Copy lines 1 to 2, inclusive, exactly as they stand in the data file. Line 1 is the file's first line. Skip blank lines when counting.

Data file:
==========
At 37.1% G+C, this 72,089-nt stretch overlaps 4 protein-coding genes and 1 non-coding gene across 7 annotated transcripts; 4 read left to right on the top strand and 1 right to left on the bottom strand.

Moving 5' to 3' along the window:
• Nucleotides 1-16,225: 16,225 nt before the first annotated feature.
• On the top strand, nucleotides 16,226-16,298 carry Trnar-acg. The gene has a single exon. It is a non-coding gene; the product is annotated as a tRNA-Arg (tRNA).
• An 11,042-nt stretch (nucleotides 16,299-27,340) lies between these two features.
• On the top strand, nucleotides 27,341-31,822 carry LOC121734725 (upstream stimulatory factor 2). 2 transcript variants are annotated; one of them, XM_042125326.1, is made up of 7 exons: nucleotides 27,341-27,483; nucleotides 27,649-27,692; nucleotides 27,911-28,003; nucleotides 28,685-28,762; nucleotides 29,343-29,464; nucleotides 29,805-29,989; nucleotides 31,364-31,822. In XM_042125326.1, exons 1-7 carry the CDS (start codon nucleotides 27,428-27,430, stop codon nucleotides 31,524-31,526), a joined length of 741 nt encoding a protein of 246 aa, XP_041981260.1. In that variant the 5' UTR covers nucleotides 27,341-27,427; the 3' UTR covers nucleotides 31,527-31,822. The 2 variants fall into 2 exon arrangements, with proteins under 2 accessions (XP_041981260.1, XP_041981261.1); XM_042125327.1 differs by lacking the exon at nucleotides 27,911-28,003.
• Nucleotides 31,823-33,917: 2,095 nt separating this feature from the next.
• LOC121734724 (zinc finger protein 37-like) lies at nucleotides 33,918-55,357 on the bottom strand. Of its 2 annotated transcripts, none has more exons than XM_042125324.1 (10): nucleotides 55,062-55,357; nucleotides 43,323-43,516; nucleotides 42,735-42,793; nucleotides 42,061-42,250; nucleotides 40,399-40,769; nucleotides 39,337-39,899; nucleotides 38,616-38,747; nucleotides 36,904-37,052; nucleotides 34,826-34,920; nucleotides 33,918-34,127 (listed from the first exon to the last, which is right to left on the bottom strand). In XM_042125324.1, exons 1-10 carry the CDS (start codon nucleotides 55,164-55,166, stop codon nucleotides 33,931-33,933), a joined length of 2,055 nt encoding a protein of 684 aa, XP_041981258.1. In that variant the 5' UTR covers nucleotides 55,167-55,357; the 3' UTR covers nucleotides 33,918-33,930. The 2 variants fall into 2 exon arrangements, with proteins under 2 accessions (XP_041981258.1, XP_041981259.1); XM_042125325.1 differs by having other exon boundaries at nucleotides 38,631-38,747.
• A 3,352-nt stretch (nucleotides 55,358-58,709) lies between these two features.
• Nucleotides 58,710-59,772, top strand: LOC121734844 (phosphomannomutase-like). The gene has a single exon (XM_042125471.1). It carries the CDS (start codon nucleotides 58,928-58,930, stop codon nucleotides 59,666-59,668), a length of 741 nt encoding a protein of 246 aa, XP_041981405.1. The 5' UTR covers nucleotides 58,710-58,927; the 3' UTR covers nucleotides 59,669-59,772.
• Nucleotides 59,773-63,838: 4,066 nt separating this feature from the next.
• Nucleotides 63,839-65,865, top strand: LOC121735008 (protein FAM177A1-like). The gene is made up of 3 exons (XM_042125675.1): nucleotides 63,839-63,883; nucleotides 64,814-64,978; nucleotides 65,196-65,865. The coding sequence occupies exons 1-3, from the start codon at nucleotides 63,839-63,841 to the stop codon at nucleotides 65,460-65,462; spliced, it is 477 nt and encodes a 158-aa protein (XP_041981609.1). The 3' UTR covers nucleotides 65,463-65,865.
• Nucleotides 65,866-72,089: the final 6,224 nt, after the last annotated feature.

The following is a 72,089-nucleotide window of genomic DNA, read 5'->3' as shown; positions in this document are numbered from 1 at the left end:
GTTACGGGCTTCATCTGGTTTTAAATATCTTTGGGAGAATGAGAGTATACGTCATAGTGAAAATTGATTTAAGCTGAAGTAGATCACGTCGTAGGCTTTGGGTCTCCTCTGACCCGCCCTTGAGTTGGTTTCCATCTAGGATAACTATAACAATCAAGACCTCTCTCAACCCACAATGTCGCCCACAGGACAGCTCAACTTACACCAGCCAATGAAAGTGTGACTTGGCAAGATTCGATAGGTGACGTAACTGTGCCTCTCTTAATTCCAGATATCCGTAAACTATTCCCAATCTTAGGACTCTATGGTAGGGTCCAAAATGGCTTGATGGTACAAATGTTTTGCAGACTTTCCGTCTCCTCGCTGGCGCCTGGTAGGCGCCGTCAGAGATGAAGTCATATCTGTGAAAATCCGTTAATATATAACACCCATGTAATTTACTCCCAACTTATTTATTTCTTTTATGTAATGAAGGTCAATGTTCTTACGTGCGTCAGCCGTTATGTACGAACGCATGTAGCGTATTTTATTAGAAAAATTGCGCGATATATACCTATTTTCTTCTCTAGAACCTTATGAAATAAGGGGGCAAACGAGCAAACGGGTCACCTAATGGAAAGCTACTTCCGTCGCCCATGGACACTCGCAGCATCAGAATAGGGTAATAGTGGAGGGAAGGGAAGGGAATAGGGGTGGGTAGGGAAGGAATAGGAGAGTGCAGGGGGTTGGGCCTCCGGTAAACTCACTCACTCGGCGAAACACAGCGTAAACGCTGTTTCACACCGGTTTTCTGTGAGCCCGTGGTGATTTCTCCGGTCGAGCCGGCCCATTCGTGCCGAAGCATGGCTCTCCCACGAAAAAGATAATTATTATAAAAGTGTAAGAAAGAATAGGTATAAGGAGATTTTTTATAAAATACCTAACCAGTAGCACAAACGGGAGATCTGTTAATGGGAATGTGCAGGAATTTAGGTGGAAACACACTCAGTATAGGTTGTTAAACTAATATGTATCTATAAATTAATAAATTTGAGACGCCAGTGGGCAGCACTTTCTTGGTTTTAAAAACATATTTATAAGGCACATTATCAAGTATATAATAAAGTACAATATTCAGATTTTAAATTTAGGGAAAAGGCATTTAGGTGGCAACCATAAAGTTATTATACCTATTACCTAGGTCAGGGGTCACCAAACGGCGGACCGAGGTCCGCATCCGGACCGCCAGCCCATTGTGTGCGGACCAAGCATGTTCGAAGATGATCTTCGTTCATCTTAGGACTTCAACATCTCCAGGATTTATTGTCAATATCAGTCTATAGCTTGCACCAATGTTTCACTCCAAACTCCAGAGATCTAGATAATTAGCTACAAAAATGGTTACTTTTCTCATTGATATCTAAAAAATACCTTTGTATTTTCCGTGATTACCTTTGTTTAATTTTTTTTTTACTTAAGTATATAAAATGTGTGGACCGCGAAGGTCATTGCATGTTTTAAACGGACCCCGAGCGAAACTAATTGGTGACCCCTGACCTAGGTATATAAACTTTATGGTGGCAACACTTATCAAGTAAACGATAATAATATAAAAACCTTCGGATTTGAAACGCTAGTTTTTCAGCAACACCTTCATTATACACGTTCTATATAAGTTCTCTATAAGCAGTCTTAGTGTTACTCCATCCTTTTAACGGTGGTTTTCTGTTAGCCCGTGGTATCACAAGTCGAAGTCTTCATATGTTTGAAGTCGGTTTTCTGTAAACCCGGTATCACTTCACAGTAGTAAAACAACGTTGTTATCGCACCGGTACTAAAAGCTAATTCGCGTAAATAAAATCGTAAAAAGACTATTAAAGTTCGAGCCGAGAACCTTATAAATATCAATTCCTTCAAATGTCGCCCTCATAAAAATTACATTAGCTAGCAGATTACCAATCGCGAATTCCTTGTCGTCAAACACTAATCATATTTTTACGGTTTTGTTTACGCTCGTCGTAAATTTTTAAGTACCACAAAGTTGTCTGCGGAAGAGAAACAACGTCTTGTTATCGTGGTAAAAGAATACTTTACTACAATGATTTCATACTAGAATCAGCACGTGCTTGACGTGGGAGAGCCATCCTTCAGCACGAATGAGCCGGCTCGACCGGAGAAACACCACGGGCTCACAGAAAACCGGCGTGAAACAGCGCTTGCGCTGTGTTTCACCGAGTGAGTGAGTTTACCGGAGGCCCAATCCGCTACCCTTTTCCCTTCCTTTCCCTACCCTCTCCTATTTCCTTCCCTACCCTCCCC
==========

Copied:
At 37.1% G+C, this 72,089-nt stretch overlaps 4 protein-coding genes and 1 non-coding gene across 7 annotated transcripts; 4 read left to right on the top strand and 1 right to left on the bottom strand.

Moving 5' to 3' along the window: